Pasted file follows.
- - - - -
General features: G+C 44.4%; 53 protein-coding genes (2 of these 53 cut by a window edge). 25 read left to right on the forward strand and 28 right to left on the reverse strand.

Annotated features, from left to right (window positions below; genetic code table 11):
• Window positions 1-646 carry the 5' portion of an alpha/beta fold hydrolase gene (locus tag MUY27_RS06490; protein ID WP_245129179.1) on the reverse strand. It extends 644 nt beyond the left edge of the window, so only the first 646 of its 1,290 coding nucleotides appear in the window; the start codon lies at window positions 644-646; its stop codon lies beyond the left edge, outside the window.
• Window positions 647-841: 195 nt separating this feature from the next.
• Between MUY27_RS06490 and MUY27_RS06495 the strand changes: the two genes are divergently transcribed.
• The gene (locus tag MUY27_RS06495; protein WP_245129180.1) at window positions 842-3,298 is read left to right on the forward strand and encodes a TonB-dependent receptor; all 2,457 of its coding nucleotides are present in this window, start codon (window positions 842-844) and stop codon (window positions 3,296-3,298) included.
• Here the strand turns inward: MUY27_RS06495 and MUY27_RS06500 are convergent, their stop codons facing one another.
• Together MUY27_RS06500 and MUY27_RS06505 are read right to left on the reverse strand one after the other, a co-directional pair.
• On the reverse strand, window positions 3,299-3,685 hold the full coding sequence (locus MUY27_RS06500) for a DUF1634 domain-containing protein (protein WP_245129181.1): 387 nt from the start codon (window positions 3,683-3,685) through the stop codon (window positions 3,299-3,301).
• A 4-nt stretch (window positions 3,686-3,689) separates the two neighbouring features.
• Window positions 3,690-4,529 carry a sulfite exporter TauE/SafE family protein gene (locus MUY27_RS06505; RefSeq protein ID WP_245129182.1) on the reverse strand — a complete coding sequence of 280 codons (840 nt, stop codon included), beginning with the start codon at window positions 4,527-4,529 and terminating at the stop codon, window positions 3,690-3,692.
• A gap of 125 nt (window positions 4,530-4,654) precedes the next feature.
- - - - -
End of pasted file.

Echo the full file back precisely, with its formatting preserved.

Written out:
General features: G+C 44.4%; 53 protein-coding genes (2 of these 53 cut by a window edge). 25 read left to right on the forward strand and 28 right to left on the reverse strand.

Annotated features, from left to right (window positions below; genetic code table 11):
• Window positions 1-646 carry the 5' portion of an alpha/beta fold hydrolase gene (locus tag MUY27_RS06490; protein ID WP_245129179.1) on the reverse strand. It extends 644 nt beyond the left edge of the window, so only the first 646 of its 1,290 coding nucleotides appear in the window; the start codon lies at window positions 644-646; its stop codon lies beyond the left edge, outside the window.
• Window positions 647-841: 195 nt separating this feature from the next.
• Between MUY27_RS06490 and MUY27_RS06495 the strand changes: the two genes are divergently transcribed.
• The gene (locus tag MUY27_RS06495; protein WP_245129180.1) at window positions 842-3,298 is read left to right on the forward strand and encodes a TonB-dependent receptor; all 2,457 of its coding nucleotides are present in this window, start codon (window positions 842-844) and stop codon (window positions 3,296-3,298) included.
• Here the strand turns inward: MUY27_RS06495 and MUY27_RS06500 are convergent, their stop codons facing one another.
• Together MUY27_RS06500 and MUY27_RS06505 are read right to left on the reverse strand one after the other, a co-directional pair.
• On the reverse strand, window positions 3,299-3,685 hold the full coding sequence (locus MUY27_RS06500) for a DUF1634 domain-containing protein (protein WP_245129181.1): 387 nt from the start codon (window positions 3,683-3,685) through the stop codon (window positions 3,299-3,301).
• A 4-nt stretch (window positions 3,686-3,689) separates the two neighbouring features.
• Window positions 3,690-4,529 carry a sulfite exporter TauE/SafE family protein gene (locus MUY27_RS06505; RefSeq protein ID WP_245129182.1) on the reverse strand — a complete coding sequence of 280 codons (840 nt, stop codon included), beginning with the start codon at window positions 4,527-4,529 and terminating at the stop codon, window positions 3,690-3,692.
• A gap of 125 nt (window positions 4,530-4,654) precedes the next feature.